Feds fluster Brown on Delta pump plan

Bishop, CA

Bishop, CA

Gov. Jerry Brown suffered another setback in his effort to gain the upper hand over California’s persistent drought. New details on alterations to his massive pumping plan, which would change the way the Delta region distributes the water that flows into it, revealed major changes that have aroused major opposition.

In a harsh editorial, the San Francisco Chronicle underscored that the altered scheme “will cost more, provide less water than originally envisioned (but more than pumped south now), restore less than half of the delta habitat than proposed, take longer to build and, most notably, lack the 50-year guarantee of water deliveries that made the old plan attractive.”

For that, Brown had federal regulators to blame. Environmental agencies objected that his half-century assurance “would lock in water deliveries without regard to shifting environmental conditions,” the Chronicle reported. Since that fact was inherent to any such promise, Brown had to drop it in order to proceed.

Measurement problems

The problem has been compounded by a simple dilemma: “nobody can say with certainty how much Delta water is actually being used by Delta farmers,” as the Sacramento Bee observed. “The state allows thousands of water rights holders to divert water directly from rivers and streams, but in most cases has no metering system in place to gauge just how much they take.” What’s more, relying on a meter system could simply produce unclear results, the Bee added, “because of the complexities of the estuary itself: a fragile natural ecosystem that’s been replumbed and reconfigured to deliver water to farms and cities to the south and west.”

The Delta drama played out amid state regulators’ first issuance of a fine for unauthorized water use in a farming district. “The proposed fine, which the district will likely contest in a coming hearing, is the first fine sought by the Board under a new structure in which water rights holders can be penalized for past unauthorized use of water, even if they have stopped diverting since,” Mother Jones noted.

Regulators, farmers, and others have clashed over measurements involving other sources of water, too. “California still doesn’t require that water pumped from underground be measured at all, much less factored into an overall assessment of total water resources,” according to a ProPublica reporter writing for the New York Times; “it’s merely an option under a new law signed last September.”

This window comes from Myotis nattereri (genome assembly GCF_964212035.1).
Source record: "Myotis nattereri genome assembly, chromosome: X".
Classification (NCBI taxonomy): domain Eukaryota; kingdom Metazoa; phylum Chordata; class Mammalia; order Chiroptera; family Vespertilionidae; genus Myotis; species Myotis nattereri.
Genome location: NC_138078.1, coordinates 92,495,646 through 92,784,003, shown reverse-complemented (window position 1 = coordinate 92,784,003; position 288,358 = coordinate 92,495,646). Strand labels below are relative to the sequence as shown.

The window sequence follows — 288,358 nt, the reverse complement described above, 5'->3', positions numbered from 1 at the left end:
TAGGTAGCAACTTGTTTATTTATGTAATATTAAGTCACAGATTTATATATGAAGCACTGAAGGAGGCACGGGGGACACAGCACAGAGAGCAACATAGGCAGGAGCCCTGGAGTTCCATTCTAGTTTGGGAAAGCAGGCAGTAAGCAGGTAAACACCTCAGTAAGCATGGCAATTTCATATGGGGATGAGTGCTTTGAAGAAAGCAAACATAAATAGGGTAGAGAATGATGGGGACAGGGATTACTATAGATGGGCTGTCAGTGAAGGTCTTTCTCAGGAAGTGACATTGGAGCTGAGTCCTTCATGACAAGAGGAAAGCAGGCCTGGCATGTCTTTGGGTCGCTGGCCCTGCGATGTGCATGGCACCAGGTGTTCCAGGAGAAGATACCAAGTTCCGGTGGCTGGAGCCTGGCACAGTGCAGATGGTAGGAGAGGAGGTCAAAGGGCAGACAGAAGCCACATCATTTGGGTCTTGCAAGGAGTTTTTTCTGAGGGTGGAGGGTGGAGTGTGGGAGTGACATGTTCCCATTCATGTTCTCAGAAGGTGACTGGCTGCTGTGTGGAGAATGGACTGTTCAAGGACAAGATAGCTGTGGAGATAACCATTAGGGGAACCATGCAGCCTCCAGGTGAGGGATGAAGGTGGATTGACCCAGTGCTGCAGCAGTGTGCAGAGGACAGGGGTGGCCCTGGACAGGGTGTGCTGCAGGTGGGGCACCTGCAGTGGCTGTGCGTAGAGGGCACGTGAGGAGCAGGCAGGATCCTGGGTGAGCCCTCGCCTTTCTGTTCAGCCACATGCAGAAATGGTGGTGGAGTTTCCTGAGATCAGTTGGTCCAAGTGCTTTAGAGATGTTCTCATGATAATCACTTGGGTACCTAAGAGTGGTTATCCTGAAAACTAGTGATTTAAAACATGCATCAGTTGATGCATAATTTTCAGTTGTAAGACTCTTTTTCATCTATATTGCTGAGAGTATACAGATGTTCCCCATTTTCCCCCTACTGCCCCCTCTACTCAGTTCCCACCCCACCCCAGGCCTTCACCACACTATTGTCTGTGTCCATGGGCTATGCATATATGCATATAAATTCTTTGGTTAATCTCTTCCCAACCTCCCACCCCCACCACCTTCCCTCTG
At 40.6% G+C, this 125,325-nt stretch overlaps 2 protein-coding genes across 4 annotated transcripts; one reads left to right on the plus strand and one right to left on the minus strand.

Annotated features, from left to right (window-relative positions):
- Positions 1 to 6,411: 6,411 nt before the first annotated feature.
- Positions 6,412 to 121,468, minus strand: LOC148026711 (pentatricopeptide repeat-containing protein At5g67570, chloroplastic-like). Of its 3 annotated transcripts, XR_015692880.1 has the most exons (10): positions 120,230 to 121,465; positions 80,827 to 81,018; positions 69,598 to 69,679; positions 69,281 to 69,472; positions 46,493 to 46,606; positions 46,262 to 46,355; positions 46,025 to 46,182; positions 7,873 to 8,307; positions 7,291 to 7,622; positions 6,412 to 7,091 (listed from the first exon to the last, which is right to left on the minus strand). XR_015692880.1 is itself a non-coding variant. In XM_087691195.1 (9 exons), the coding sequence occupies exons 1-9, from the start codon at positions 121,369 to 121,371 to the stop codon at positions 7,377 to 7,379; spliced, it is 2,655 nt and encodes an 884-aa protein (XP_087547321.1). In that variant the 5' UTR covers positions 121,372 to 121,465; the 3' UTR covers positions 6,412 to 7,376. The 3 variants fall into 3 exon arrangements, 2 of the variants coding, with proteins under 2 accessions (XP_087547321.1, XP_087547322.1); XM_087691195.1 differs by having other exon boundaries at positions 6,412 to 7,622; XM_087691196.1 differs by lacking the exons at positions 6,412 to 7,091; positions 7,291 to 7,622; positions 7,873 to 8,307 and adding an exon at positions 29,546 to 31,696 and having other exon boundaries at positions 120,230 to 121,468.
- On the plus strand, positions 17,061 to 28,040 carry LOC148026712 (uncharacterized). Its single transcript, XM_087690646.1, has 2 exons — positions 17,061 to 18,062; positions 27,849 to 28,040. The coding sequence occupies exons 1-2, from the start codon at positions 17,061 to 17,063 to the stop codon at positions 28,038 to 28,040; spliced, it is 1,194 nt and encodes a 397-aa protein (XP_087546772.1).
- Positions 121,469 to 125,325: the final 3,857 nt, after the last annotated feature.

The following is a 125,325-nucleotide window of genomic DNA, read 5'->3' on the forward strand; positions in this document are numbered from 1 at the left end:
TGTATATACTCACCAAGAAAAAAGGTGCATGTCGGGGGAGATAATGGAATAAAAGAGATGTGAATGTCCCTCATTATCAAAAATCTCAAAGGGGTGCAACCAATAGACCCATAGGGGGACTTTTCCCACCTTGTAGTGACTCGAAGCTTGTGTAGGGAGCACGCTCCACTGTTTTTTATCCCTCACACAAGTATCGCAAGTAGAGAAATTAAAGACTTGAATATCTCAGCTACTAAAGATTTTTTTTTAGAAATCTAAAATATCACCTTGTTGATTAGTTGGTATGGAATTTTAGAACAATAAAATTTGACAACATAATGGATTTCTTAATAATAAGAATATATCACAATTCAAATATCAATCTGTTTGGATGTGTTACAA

“California’s new groundwater legislation does require local water authorities to come up with sustainable groundwater plans, but they don’t have to do that until 2020, and they don’t have to balance their water withdrawals until 2040.”

Regulatory wrangling

Meanwhile, in Washington, Congressional Republicans have centered around a fresh push to reform the federal rules around how much California’s pumps can flow. The Western Water and American Food Security Act of 2015 boasted the support of House Majority Leader Kevin McCarthy, R-Calif. “We designed the bill to move as much water down south to our farms and to our cities as possible without making any fundamental changes to the environmental law,” said McCarthy.

“A bill by Republican Rep. David Valadao set for consideration Thursday would require that federal regulators maintain certain pumping levels unless the secretary of the Interior Department certifies that level would harm the long-term survival of the Delta smelt and no other alternatives to protect the smelt are available,” the Associated Press reported. “The 170-page bill also sets deadlines for the completion of feasibility studies to build or enlarge five dams in the state and ends efforts to build up salmon populations in the San Joaquin River.”

Observers expected the bill to meet the same fate as two previous attempts by the House GOP to pass federal drought relief for California on terms amenable to state and national Republicans, many of whom view strict environmental regulations as a major source of residents’ water woes. But Valadao, in a news conference covered by AP, said the legislation’s Senate outlook was “still up in the air,” with “some support” fueling hopes of a possible win.

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